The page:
Recently I have started to take a serious look at industrial design in the form of motorcycles. My Ducati lives inside my studio with me and every day I admire the beauty of the lines and shapes that were used to create its distinctive look.
A few months ago I met a guy name Zach who has a 1996 Harley Electra Glide Classic that reminds me of my chromed out 1958 Buick I had driven back in high school.
I knew I wanted to photograph this Harley because of its distinctive design but a straight photograph wouldn’t capture the essence of the bike adequately.
To appreciate the bik you have to walk around it and see how the light reflects off of the surface. To make a photograph that expresses this experience I decided to paint with light.
Painting with light involves using long time exposures that allow me or my assistant to walk around the bike with a light source. With digital photography I am able to concentrate on each section of the bike in a different exposure and then composite the images together to create an image that really expresses the beauty of the design. I first experimented with my Ducati Scrambler to test the concept.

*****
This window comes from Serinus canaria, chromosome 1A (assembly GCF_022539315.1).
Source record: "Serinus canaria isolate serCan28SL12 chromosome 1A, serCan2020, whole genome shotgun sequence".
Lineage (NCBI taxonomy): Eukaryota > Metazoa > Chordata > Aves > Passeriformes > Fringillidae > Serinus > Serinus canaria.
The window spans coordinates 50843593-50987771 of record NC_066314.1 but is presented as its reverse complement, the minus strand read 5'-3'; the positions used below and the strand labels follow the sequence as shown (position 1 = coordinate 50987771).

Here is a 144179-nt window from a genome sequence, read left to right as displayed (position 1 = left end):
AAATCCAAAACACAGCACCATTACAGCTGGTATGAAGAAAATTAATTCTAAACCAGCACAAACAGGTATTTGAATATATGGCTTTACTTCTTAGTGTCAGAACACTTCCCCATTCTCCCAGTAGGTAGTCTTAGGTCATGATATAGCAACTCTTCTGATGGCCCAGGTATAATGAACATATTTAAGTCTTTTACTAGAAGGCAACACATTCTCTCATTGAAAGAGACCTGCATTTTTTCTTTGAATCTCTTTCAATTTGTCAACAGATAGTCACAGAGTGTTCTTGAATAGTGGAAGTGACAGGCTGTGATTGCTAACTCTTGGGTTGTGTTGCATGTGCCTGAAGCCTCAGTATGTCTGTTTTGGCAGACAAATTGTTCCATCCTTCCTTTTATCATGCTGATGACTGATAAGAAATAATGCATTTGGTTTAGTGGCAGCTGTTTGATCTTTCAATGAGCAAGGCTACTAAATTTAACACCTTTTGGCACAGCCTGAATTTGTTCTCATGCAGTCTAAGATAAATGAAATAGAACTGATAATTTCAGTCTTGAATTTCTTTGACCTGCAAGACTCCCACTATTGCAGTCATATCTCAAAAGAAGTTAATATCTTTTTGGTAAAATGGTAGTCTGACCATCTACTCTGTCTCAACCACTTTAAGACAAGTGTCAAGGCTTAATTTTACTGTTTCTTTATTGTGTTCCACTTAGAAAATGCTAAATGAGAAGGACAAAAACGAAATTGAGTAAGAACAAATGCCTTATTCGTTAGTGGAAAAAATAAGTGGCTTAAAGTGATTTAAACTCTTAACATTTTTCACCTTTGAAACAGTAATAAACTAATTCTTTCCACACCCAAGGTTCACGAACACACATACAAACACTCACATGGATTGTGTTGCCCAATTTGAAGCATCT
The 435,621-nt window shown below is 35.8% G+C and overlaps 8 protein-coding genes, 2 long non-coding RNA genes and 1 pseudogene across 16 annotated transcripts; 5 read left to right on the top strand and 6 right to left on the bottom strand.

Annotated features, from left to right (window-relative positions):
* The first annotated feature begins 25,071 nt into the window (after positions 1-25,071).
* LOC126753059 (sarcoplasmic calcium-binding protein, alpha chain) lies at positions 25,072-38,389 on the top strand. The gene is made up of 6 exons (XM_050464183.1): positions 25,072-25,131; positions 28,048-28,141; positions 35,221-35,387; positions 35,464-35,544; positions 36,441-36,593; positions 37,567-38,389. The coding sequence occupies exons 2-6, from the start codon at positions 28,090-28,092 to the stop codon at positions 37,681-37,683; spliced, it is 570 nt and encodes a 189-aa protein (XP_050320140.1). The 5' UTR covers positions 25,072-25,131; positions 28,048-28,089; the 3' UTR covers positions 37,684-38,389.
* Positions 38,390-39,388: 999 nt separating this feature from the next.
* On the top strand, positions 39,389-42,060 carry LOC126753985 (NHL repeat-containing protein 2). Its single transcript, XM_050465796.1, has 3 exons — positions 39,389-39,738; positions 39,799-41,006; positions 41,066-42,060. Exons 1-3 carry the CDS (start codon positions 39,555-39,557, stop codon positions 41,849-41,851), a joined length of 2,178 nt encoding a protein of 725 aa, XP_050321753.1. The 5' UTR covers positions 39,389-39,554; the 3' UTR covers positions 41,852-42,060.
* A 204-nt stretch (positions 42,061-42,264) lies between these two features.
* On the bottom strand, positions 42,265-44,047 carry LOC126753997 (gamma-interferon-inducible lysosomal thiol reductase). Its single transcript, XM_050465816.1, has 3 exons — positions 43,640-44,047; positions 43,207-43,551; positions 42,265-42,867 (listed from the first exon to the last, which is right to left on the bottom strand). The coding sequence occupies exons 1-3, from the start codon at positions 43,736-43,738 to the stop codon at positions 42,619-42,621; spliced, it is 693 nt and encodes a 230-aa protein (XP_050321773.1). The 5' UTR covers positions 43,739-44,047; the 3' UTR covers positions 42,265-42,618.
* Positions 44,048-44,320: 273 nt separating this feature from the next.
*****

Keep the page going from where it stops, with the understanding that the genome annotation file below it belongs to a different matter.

Last week I called Zach and brought down his Harley for me to photograph at my home studio. I made dozens of exposures ranging from 4 to 20 seconds each to essentially draw each line of the bike. I am particularly pleased with the outline of the rear luggage with the chrome rack on top.
Each of these painting with light images takes hours of time in post production editing the image. I enjoy the work because it really deepens my understanding of the bike design.
It’s almost as if the universe is paying attention to what I am thinking about and doing with my photography. Just this morning my news feed delivered this interesting video that goes in depth to exactly what I am appreciating about the aesthetics of motorcycle design.
It is my hope to translate the beauty of design into a photographic image that emphasizes the contour and shape of the motorcycle. This work has allowed me to expand my photographic painting style beyond botanicals into the industrial.
To complete this project I also made a photograph with Zach on the bike so that I could make this illustrative portrait for him. The concept behind this illustrative portrait was to acknowledge that the Harley Davidson bike is a distinctly American icon that is made in the U.S.A. To complete the image I drove approximately 100 miles round trip in the early morning hours to make a photograph of a barn I had seen with a large flag draped across the front a few weeks ago.